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Discussion Starter · #1 ·
I am about to install new rings in my 1992 GSXR600. I have new OEM rings in a package from Suzuki. I know you shouldn't hone the cylinder walls if you have cast iron rings, but you are supposed to for chrome moly rings. Anyone know if the stock rings are cast iron? They have a dull dark grey appearance which looks like cast iron but it could just be a coating. I would expect chrome moly to be shiny as well, but that may not be true. Thanks.
 

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sickboy
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I know you shouldn't hone the cylinder walls if you have cast iron rings.
Not sure who told you that but that is most def not true. It is best to hone them in a two step process first with a 220 grit then a 400.

If they are moly faced rings then you usually start with a 280 then a 400 stone or a 600 diamond hone. This is most important because if you finish hone with a grit under 320 the coarsness of the walls will chip the moly facing and destroy the rings and possibly the cylinder walls.
 

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sickboy
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Article from Engine Builder Mag...

"For plain cast iron or chrome rings in a stock, street performance or dirt track motor, hone with #220 grit silicon carbide stones (or #280 to #400 diamond stones) to within .0005″ of final size. Then finish the bores with a few strokes using an abrasive nylon bristle plateau honing tool, cork stones or a flexible abrasive brush.

For moly faced rings in a street performance, drag or circle track motor, hone with a conventional #280 grit silicon carbide vitrified abrasive, then finish by briefly honing to final size with a #400 grit vitrified stone or #600 grit diamond stone (or higher), plateau honing tool, cork stones or a brush.

For stock and street performance engines with moly rings, an average surface finish of 15 to 20 Ra is typically recommended. For higher classes of racing, you can go a little smoother, provided you don’t glaze the cylinders.

For moly or nitrided rings in a performance motor, hone with #320 or #400 vitrified stones, and finish with #600 stones, cork stones, a plateau honing tool or brush."
 

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Discussion Starter · #4 ·
Well, I've been doing a lot of reading on it lately. I guess it seems like it's more of an opinion that cast iron rings can seat in work-polished bores. There was supposedly a study by the SAE about not rehoning for cylinder ring replacement but I can't find it since they want money in exchange for their articles. I read quite a few aircraft mechanics don't rehone if they are just replacing piston rings with cast iron ones.

It seems that honing and the subsequent break-in removes more material from the cylinder walls vs not honing:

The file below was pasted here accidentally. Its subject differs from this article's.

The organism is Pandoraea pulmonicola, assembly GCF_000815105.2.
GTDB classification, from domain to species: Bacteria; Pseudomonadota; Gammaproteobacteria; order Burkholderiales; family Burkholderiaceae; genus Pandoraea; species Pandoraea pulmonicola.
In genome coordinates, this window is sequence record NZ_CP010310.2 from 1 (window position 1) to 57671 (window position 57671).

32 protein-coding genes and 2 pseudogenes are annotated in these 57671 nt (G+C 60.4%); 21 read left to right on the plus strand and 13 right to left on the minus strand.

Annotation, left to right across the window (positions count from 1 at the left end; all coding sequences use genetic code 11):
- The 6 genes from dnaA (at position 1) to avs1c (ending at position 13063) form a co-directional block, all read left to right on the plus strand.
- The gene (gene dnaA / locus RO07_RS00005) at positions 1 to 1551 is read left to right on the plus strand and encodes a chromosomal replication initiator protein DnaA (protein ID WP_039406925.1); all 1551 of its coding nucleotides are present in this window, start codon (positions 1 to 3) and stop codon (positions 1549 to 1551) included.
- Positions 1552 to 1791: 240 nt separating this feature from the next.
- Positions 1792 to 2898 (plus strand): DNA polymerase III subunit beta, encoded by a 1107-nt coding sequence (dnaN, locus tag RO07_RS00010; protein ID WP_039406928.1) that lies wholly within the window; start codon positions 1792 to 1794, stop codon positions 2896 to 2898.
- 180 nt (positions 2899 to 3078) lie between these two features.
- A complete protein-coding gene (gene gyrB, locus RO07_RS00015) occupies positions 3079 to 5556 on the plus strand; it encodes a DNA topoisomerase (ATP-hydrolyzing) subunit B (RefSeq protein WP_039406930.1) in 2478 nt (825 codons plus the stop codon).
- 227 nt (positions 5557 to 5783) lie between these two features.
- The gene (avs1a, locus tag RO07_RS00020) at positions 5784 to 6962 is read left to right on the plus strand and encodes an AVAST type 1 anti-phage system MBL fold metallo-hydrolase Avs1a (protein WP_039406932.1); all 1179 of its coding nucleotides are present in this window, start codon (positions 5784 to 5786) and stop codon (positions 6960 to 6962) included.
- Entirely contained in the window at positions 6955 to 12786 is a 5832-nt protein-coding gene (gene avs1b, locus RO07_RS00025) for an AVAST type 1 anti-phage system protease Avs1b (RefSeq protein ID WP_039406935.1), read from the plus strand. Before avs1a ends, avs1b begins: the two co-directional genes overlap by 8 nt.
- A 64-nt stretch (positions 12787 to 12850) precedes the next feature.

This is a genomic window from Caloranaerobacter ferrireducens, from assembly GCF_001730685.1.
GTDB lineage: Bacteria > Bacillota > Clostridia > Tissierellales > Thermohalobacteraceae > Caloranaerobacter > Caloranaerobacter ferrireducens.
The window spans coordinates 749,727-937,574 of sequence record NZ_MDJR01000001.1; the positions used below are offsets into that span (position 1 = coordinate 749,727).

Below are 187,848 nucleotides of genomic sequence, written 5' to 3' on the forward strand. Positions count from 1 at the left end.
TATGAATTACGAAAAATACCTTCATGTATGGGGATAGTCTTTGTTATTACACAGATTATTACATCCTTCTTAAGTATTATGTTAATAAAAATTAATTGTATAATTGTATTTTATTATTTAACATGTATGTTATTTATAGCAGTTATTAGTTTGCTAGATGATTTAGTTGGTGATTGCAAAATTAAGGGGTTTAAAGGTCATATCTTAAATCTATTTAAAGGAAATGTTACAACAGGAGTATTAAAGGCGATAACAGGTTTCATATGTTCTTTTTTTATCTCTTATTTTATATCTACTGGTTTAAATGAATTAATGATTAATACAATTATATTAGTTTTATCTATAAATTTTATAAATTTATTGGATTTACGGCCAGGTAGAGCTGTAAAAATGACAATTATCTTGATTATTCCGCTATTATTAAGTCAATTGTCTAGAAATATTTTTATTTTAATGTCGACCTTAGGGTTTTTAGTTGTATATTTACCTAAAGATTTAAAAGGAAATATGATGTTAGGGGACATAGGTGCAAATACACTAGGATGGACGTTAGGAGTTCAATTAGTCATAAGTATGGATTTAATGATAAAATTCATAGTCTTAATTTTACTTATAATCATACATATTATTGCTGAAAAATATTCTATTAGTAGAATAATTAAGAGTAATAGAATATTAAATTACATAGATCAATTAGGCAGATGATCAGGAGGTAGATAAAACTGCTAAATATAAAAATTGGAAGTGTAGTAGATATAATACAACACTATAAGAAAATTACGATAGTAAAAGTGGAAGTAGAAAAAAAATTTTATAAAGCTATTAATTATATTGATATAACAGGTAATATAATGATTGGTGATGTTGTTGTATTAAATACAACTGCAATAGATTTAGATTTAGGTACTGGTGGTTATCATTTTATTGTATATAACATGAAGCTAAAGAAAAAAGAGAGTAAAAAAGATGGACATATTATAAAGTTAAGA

"in the early stages of
breaking-in, the surfaces are smoothed mainly by the removal of material
from the tops of asperities. However, the asperities were originally of a 0.48
um center-line average height whereas an average of 2.1 um of material was
worn away before the flat tops were seen. This suggests that the action of
the piston rings is to develop new asperities well below the level of the hone
marks. "
however honing creates a hydrodynamic bearing surface that reduces mechanical losses at the expense of increasing exhaust emissions.

Why I was considering not honing was because the bores eventually polish anyway, which negates any advantage of the honing marks. So I will potentially have higher mechanical losses but decreased blowby / oil consumption.

I've read a bunch on it, but here are a few of the better articles I found. I'm probably way overthinking this, but I can't help it. It's just a flaw in my personality and probably what makes me a good engineer.
http://deepblue.lib.umich.edu/bitstream/handle/2027.42/26638/0000180.pdf?sequence=1
http://link.springer.com/article/10.1007/s11249-010-9733-y
http://generalaviationnews.com/2012/06/03/the-marriage-between-piston-rings-and-cylinder-wall/
http://www.snowvalley.20m.com/bikes/dnthone.htm
 

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Hard Core Sledder
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The hone is what wears the rings into the bore. .... ring "seating" is done in the first couple hrs of life. So its imperative that you break in an engine properly.... varied throttle position and short burts of HIGH load staedily increasing duration of load. Oil change at 50 miles and let the muffugger eat... you will hqve better ing seal . More compression and less blowby contaminating your oil .

Flame on.
 

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Discussion Starter · #6 ·
Thanks guys. I've done some more reading and still don't really understand exactly what the rings are doing when they "seat", but I ran across a couple forum posts from guys that didn't hone a cylinder and had excessive oil consumption until they tore the engine down and honed it.
 

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Hard Core Sledder
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Heres some good reading for you please read the following in the order posted... the last link will be to all his articles...i encourage everyone to read them ..

http://www.mototuneusa.com/break_in_secrets.htm

Pt2.
http://www.mototuneusa.com/power_news_--_future_horsepower.htm

Pt3.
http://www.mototuneusa.com/power_news_--_the_factory_superbike.htm

Pt4.
http://www.mototuneusa.com/power_news_--_the_need_for_speed.htm

Pt5.
http://www.mototuneusa.com/power_news_--_circular_logic.htm


Link to all articles... theres a bit of philosophy in the reading too..

http://www.mototuneusa.com/thanx.htm
 
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